Posted by TomR on April 12, 2005 at 17:13:47:
In Reply to: oxygen posted by scott on April 12, 2005 at 09:03:03:
Spoiler: This is probably more info than desired, but here you go...
In addition to cardiovascular rate, depth greatly affects the number of oxygen molecules you suck down. As your depth increases, the pressure of the air mixture you are breathing increases proportionally. For example, if you descend to 33ft., the atmospheric pressure doubles and you are breathing twice as many oxygen particles per breath (as well as twice as many of all the other particles in your breathing mixture - proportions stay the same, but absolute number of particles inhaled increases).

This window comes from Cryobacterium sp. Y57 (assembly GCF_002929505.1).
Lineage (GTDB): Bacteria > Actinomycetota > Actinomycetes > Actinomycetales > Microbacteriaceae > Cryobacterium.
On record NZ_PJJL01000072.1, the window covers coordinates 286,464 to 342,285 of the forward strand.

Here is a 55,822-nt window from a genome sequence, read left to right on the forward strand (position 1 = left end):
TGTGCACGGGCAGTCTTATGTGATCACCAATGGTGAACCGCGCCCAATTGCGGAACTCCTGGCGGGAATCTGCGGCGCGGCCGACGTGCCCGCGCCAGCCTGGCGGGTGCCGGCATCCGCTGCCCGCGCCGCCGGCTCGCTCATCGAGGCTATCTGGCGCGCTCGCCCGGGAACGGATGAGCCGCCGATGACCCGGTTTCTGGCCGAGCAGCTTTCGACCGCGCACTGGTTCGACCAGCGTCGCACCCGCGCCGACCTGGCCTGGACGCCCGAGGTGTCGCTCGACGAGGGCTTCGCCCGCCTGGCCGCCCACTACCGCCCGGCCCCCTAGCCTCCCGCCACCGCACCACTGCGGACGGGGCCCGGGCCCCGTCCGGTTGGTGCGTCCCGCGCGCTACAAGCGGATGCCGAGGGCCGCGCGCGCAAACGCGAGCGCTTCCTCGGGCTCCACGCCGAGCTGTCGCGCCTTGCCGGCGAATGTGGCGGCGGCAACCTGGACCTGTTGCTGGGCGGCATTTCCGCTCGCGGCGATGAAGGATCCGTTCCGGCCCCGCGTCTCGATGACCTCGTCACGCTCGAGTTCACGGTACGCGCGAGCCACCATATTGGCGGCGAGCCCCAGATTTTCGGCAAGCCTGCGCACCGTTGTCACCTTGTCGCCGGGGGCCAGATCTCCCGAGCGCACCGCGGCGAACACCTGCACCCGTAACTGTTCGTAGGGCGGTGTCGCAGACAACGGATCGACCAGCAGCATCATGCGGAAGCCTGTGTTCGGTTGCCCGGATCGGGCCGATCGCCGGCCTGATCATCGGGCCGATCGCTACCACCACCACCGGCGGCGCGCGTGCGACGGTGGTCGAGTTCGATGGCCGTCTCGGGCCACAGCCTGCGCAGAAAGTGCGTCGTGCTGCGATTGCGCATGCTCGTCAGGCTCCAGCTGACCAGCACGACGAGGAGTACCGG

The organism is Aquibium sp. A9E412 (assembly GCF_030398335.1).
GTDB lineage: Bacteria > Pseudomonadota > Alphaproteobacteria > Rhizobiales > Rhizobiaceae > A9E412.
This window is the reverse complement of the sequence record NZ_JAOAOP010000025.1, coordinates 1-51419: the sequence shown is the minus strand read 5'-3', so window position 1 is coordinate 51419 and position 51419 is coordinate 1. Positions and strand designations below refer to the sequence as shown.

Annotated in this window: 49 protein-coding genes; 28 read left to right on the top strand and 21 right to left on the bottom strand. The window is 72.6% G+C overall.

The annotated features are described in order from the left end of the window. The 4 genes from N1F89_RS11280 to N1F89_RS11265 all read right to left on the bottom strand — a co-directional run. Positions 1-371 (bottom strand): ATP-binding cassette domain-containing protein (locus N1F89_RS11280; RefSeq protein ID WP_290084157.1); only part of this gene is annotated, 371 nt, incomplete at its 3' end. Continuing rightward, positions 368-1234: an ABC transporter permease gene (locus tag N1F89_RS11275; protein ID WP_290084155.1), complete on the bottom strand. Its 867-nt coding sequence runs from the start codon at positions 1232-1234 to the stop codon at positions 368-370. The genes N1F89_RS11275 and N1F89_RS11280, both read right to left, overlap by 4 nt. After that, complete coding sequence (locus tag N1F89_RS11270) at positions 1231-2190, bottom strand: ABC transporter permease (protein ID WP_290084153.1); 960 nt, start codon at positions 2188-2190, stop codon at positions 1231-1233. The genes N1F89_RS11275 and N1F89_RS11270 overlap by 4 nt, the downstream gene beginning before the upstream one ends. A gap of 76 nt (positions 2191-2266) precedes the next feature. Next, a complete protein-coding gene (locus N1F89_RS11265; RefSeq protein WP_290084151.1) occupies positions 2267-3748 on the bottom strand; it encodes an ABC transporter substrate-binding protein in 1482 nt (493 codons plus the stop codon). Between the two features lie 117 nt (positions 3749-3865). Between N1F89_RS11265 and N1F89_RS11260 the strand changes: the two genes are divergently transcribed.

One of the dangers of extremely deep diving with standard air mixtures is a buildup of too many oxygen particles that results in oxygen toxicity, a seizure like state that can cause drowning. Needless to say, it is dangerous to dive beyond recreational dive table limits or with high oxygen content mixtures without proper training.
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